even imagine that a large Triple Store ( http://en.wikipedia.org/wiki/Triple_Store 
  ) has algorithms in the query domain that could benefit from GPU /  
SIMD support. Also think about blackboards that have some dimensions  
as matrices mapped to the GPU (example of a blackboard system in Lisp: http://gbbopen.org/ 

As an example see this GBBOpen function:  map-instances-on-space- 


   ' Apply a function once to each unit instance on space instances,  
optionally selected by a retrieval pattern. '

Then see  FIND-INSTANCES:  http://gbbopen.org/hyperdoc/ref-find-instances.html

I could imagine that SOME uses of these function could be speed up a  
lot by running in parallel on a GPU with, say, 256 compute elements.

But that is just speculation on my side. It really depends if users  
really have such application problems and they can be mapped to GPUs.


Rainer Joswig

> Paul
> On May 20, 2009, at 1:06 PM, Dan Weinreb wrote:
>> The instruction set is very restricted, and the communication
>> paths aren't there, as you suggested.  GPGPU is especially
>> good for highly compute-intensive operations over not
>> all that much data.  An FFT is an obvious example but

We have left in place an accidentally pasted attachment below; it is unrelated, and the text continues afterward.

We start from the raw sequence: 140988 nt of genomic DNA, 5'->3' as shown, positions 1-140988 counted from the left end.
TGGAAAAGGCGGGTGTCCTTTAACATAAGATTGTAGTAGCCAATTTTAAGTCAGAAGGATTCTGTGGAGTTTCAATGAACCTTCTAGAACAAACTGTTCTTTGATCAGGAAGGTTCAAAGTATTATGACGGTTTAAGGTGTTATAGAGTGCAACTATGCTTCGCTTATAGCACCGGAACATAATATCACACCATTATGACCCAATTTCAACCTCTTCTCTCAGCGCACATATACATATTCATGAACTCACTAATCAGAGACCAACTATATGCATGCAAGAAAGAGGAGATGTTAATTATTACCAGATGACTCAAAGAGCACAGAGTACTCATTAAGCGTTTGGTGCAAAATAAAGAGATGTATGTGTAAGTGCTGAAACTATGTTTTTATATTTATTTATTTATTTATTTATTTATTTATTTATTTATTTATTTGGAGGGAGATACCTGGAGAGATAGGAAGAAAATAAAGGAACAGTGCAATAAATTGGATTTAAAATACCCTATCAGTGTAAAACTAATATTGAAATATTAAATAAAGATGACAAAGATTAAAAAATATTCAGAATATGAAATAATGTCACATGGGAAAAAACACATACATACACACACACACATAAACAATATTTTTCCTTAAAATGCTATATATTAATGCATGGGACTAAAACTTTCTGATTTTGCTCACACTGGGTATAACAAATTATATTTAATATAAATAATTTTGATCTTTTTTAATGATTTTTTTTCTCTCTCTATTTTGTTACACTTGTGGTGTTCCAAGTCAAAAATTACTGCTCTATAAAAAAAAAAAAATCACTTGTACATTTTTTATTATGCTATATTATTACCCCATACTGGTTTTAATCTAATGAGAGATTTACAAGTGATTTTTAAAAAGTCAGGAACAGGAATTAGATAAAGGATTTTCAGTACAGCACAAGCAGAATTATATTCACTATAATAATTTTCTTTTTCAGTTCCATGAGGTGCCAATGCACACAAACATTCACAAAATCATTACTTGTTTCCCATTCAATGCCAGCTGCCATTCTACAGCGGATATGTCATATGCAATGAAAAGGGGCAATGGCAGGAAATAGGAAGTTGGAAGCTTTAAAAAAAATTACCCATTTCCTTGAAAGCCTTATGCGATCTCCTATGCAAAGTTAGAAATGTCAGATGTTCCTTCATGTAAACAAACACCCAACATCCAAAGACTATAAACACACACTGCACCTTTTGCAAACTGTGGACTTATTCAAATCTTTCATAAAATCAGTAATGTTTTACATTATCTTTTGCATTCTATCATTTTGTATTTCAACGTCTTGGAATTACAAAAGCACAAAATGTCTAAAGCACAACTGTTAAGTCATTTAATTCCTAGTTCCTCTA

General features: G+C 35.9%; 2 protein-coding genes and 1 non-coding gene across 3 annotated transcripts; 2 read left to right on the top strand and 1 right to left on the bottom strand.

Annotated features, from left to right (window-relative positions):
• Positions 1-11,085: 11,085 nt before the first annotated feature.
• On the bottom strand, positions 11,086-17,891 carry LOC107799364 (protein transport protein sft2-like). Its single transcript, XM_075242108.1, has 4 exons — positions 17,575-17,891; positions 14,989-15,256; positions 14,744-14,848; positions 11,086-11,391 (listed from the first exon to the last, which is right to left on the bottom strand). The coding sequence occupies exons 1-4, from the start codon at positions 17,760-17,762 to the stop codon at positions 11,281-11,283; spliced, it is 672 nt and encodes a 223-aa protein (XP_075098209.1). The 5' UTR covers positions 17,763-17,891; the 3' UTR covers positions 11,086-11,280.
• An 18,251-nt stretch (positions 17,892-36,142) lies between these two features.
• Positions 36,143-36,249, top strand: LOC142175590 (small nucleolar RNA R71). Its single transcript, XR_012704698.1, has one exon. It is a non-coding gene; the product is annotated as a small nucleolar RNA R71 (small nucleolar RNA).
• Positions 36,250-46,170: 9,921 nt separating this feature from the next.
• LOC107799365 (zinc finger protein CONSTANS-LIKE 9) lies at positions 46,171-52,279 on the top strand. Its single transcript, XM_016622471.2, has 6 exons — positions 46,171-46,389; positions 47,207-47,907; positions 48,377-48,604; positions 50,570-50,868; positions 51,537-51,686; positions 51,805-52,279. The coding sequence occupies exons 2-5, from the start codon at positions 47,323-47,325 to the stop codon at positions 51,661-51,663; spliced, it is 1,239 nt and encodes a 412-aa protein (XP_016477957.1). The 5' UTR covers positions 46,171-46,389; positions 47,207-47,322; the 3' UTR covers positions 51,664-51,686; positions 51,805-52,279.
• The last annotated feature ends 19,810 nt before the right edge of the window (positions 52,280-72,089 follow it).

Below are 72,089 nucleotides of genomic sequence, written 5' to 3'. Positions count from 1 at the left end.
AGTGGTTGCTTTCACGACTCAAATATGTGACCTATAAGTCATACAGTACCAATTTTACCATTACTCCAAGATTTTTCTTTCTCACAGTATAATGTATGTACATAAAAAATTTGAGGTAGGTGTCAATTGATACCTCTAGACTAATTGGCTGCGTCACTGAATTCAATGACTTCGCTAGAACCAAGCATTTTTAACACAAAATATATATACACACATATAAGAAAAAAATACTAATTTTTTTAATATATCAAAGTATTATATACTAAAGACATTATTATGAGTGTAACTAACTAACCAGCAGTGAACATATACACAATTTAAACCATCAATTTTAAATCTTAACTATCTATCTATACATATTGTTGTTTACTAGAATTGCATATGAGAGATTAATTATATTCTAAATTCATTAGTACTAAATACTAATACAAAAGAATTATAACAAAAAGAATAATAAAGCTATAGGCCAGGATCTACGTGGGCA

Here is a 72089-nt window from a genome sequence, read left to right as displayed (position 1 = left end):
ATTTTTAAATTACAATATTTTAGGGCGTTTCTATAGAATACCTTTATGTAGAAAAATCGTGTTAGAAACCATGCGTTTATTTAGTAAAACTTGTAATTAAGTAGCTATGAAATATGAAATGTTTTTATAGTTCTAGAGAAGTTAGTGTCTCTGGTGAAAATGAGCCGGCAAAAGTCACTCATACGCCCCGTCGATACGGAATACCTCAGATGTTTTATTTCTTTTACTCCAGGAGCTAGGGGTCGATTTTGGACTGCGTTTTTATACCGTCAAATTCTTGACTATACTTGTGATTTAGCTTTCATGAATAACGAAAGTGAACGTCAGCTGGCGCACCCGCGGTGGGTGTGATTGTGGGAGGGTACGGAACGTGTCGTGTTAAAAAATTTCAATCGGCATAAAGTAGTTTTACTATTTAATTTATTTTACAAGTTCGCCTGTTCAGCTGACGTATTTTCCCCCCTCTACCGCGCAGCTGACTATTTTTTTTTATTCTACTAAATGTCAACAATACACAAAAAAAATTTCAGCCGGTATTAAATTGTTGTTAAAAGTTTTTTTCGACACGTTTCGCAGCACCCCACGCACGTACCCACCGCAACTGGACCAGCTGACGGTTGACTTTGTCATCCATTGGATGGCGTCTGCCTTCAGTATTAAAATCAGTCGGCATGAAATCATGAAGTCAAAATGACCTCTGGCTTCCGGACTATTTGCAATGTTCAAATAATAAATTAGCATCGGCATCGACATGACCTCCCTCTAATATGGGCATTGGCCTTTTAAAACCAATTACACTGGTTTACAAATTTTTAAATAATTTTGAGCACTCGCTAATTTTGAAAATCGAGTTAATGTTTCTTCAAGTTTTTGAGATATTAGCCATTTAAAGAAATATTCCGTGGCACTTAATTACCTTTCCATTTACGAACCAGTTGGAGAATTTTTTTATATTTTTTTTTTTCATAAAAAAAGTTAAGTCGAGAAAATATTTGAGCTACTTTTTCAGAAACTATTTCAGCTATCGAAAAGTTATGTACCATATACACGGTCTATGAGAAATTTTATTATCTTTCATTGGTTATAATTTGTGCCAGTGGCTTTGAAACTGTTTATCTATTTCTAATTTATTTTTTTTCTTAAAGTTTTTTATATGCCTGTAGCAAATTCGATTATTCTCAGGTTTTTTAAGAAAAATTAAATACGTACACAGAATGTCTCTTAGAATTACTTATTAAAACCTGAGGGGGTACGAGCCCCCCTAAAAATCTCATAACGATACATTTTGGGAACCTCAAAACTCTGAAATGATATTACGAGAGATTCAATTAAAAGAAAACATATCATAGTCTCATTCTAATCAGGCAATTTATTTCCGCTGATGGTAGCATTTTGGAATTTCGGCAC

>> there are many, many good examples.  (Not that I'm an
>> expert, but I do know that much.)
>> There are CUDA-compatible devices that don't even
>> have a video connection, i.e. for GPGPU only.
>> The NVidia Tesla, called a "computing processor"
>> (weird name).  240 cores per board, and you can
>> chain together four of them.
>> (My officemates are getting this info and telling to
>> me faster than I can type it in.  Thanks, Andrew
>> and Scott.)
>> -- Dan
>> Jeremy Jones wrote:
>>> On Wed, May 20, 2009 at 9:13 AM, Raffael Cavallaro
>>> <raffaelcavallaro at mac.com> wrote:
>>>> tomshardware.com ran this a couple of days ago:
>>>> <http://www.tomshardware.com/reviews/nvidia-cuda-gpgpu,2299.html>
>>>> It's a summary of real-world results from apps using Nvidia's CUDA.
>>>> For certain things, like video encoding, they're seeing a 4x  
>>>> speedup
>>>> using the GPU over using the CPU. In addition, when they use the  
>>>> GPU,
>>>> it leaves the CPU free for other tasks.
>>> Why don't we just throw out the main CPU and fill our computers with
>>> graphics cards?  (Once CCL is ported to GPUs of course)
>>> Seriously though, what does a CPU have that a GPU doesn't, besides a
>>> different instruction set?  More memory?  Better i/o?  Is the GPU
>>> instruction set too specialized?  I bet the answer is mainly  
>>> software,
>>> like OSes and device drivers.  I remember in the old days it was
>>> common to have a separate processor to handle i/o.  Maybe that's  
>>> what
>>> the main CPU should be relegated to.  OTOH, if the software is good
>>> enough, it should just be distributed to whatever computing  
>>> resources
>>> are appropriate and available.  Just thinking out loud.
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Rainer Joswig, Hamburg, Germany
mailto:joswig at lisp.de